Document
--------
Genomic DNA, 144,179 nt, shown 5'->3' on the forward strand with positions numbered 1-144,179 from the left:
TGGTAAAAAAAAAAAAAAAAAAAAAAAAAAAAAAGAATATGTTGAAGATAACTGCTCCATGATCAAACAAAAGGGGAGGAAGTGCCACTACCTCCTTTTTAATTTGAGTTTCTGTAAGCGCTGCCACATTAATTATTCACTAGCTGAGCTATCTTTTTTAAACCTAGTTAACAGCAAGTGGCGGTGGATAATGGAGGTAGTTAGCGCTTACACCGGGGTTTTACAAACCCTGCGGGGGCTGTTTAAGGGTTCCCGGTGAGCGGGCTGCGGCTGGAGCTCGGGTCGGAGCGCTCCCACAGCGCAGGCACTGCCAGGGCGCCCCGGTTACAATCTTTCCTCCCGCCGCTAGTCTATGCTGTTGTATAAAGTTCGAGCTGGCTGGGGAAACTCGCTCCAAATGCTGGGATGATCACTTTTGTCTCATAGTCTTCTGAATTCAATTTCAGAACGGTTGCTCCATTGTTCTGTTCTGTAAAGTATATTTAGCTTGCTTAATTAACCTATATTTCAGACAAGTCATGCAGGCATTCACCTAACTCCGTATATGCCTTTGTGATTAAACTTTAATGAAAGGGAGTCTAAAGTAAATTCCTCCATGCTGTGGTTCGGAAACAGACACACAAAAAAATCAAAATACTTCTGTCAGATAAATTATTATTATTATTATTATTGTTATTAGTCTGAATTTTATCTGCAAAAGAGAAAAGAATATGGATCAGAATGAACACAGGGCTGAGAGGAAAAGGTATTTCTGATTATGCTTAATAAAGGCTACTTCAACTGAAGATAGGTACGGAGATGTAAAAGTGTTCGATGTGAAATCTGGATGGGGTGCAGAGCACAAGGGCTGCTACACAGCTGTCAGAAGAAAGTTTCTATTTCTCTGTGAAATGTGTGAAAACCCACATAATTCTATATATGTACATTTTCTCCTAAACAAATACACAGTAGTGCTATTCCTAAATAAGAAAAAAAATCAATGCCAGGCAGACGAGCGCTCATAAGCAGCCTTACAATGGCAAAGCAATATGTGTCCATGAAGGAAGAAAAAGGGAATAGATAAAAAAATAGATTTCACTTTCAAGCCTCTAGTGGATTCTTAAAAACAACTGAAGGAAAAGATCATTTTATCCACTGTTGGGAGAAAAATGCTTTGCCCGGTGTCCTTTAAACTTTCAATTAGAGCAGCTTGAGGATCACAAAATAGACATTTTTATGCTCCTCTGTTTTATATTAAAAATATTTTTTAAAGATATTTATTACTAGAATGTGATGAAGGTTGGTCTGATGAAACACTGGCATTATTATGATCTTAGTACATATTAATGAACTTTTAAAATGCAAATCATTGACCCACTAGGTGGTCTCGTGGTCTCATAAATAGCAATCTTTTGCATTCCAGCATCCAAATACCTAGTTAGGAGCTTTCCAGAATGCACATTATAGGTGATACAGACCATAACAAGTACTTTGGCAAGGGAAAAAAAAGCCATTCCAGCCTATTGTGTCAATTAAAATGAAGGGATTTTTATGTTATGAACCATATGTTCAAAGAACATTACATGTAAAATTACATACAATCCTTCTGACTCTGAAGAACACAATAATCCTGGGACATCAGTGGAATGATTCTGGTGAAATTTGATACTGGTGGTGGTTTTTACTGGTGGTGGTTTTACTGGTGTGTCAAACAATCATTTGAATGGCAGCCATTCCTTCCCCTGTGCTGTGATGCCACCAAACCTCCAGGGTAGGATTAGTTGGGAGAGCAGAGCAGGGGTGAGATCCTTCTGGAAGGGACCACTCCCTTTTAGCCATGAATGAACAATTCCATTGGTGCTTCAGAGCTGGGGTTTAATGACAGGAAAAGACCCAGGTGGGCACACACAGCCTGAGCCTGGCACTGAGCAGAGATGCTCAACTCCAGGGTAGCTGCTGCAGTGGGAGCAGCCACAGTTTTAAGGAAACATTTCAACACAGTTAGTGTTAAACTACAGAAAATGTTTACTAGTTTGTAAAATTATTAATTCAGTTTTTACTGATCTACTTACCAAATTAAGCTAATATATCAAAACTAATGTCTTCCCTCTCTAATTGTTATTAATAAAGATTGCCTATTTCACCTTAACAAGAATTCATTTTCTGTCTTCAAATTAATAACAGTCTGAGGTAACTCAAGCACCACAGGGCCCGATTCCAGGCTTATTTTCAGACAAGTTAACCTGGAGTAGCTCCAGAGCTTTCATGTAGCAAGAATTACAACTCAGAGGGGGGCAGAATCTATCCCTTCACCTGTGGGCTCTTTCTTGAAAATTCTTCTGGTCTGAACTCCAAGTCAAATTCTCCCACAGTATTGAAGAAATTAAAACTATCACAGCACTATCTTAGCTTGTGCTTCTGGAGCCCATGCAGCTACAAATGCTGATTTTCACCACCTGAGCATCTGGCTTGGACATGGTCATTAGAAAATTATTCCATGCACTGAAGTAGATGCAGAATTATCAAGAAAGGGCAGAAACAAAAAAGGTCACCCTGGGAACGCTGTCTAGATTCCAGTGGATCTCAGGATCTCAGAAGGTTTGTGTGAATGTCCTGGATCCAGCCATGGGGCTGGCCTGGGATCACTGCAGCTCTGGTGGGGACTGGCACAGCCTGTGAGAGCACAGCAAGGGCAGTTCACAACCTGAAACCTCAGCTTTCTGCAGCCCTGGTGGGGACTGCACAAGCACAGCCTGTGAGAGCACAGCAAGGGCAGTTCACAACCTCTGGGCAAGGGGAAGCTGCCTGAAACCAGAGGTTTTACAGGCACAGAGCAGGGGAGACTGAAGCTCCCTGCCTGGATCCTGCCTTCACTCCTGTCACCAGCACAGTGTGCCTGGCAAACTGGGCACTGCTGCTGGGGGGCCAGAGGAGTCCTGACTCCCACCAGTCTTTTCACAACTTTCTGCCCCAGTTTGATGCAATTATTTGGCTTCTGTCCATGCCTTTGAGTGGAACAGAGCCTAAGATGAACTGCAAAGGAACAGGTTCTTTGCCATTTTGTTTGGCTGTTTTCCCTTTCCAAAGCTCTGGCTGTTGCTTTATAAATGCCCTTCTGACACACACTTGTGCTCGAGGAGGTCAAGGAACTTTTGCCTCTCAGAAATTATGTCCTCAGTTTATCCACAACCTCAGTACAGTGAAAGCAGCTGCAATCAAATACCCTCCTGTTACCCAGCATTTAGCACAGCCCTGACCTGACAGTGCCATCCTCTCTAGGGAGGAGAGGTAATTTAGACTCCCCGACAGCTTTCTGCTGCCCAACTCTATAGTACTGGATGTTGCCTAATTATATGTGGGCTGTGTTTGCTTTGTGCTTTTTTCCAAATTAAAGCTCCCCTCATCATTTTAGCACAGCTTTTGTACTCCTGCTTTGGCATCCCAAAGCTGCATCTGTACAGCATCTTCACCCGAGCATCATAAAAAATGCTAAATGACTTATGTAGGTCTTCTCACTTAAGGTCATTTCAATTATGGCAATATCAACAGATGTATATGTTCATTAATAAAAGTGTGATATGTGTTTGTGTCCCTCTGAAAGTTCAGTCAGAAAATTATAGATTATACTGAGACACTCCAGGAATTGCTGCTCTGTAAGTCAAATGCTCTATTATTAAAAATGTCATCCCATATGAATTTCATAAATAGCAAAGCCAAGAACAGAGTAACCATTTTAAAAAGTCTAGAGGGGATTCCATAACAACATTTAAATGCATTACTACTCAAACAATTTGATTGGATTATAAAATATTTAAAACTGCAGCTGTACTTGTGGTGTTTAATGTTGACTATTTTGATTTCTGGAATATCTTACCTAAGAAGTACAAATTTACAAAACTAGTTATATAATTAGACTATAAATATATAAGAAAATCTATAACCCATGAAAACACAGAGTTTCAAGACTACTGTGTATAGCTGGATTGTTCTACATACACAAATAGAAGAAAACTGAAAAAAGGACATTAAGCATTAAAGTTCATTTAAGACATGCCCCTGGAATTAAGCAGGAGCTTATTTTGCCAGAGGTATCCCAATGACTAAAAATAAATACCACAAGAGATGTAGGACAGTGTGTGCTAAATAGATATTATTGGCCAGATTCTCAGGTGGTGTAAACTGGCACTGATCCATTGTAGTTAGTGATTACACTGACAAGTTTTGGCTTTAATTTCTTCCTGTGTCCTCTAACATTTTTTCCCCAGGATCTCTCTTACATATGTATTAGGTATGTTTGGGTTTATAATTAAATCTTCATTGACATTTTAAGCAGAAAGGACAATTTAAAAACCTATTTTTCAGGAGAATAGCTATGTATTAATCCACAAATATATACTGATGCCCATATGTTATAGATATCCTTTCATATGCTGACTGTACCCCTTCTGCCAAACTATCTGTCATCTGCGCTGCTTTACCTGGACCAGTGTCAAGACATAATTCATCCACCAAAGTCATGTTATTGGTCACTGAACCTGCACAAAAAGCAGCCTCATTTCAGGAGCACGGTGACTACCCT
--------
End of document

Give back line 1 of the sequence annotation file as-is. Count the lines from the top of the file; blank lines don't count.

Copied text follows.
Genomic DNA, 144,179 nt, shown 5'->3' on the forward strand with positions numbered 1-144,179 from the left: